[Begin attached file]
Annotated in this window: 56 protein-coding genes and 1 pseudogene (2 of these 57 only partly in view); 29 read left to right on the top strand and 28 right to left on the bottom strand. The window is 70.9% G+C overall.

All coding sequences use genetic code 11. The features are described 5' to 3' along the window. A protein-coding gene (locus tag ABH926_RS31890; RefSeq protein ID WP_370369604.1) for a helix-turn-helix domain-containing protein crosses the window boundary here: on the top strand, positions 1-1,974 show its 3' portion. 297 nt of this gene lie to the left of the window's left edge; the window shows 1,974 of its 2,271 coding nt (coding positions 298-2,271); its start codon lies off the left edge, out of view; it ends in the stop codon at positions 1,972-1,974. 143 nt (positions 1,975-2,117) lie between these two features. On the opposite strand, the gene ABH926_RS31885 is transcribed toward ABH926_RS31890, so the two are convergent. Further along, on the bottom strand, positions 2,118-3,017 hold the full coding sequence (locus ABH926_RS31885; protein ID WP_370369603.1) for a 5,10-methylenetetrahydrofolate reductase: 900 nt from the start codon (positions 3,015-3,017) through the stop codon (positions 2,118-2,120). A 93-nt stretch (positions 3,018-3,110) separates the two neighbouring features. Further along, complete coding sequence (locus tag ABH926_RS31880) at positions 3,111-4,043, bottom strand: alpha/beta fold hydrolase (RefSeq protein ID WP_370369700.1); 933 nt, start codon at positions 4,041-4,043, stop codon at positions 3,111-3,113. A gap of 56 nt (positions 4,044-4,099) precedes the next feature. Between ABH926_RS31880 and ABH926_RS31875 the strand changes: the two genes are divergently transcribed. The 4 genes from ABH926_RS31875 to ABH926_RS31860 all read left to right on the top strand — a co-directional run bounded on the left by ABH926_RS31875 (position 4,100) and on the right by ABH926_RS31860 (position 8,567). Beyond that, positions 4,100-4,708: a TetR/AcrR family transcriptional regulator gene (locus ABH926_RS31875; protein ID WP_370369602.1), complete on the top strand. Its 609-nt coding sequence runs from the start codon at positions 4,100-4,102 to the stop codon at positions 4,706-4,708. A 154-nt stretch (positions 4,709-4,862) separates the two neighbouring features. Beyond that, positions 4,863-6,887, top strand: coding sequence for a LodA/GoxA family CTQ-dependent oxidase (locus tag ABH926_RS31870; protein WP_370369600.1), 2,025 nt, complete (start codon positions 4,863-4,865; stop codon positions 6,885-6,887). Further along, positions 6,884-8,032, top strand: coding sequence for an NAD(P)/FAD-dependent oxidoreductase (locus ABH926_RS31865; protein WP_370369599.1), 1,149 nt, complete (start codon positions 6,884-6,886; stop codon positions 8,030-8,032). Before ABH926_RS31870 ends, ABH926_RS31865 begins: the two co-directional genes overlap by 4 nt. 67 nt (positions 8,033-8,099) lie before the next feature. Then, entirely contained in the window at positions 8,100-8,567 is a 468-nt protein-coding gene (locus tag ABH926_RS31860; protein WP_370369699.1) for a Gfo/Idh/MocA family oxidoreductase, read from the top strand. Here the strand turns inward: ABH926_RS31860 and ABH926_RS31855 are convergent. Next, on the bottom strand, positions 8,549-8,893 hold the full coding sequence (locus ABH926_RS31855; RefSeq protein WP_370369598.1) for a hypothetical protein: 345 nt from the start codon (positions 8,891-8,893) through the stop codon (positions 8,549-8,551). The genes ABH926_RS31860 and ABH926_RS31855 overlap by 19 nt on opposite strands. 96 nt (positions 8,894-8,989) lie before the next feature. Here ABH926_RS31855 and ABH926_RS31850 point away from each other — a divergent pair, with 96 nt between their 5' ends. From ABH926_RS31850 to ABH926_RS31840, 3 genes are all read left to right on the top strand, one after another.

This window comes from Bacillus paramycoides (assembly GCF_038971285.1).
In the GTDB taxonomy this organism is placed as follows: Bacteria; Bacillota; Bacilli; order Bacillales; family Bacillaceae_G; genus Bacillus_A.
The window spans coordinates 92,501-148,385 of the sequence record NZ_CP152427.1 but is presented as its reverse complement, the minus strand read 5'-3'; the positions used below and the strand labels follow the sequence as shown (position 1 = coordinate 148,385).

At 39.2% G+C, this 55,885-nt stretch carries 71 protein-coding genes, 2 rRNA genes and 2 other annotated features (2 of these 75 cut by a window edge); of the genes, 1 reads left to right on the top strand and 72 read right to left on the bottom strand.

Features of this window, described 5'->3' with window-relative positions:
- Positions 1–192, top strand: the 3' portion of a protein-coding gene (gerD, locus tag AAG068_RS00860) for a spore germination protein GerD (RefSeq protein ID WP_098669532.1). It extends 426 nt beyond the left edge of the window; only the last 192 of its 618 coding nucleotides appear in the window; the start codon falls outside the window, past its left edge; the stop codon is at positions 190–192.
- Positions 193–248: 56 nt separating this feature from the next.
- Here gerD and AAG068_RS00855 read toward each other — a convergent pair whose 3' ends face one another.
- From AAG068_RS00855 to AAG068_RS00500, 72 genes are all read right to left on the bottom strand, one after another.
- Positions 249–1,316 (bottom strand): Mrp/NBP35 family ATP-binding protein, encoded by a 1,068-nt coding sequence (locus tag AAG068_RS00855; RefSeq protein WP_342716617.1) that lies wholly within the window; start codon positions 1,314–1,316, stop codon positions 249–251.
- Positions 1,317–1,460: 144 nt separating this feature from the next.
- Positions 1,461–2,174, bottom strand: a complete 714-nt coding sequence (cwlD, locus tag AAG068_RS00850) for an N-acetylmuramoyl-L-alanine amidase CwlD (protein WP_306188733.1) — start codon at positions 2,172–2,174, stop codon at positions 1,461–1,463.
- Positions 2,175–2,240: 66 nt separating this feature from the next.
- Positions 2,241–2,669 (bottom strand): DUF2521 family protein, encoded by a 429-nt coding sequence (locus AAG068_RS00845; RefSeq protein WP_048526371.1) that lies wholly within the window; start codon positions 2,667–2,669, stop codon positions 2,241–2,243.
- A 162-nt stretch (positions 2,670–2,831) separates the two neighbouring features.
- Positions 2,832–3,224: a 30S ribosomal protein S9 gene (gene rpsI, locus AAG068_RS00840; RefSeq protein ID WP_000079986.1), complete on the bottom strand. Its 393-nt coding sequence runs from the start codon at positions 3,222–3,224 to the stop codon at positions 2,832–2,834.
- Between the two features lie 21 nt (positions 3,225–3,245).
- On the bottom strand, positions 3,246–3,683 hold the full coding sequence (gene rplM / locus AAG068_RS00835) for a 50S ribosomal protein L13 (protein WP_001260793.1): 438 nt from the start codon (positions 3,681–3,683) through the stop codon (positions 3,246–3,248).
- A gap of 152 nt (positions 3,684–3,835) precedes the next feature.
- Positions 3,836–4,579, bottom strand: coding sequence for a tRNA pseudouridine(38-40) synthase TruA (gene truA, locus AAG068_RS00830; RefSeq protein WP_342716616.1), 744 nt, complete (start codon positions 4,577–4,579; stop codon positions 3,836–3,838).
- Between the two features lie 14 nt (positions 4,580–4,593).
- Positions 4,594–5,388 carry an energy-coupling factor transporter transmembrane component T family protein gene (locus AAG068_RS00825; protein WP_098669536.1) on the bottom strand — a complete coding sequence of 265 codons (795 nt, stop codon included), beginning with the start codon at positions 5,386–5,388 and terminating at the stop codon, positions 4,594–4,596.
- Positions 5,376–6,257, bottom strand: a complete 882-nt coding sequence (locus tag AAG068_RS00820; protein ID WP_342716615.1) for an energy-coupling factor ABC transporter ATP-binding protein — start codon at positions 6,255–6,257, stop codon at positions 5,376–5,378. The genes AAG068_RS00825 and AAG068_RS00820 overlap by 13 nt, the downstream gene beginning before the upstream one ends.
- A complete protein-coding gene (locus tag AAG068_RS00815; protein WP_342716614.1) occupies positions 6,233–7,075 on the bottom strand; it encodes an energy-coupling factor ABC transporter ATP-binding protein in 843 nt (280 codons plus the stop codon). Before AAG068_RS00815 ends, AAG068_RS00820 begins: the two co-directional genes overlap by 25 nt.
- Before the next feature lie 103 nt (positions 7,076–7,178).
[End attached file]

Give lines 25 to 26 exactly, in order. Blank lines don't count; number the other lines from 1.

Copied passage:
- Positions 5,376–6,257, bottom strand: a complete 882-nt coding sequence (locus tag AAG068_RS00820; protein ID WP_342716615.1) for an energy-coupling factor ABC transporter ATP-binding protein — start codon at positions 6,255–6,257, stop codon at positions 5,376–5,378. The genes AAG068_RS00825 and AAG068_RS00820 overlap by 13 nt, the downstream gene beginning before the upstream one ends.
- A complete protein-coding gene (locus tag AAG068_RS00815; protein WP_342716614.1) occupies positions 6,233–7,075 on the bottom strand; it encodes an energy-coupling factor ABC transporter ATP-binding protein in 843 nt (280 codons plus the stop codon). Before AAG068_RS00815 ends, AAG068_RS00820 begins: the two co-directional genes overlap by 25 nt.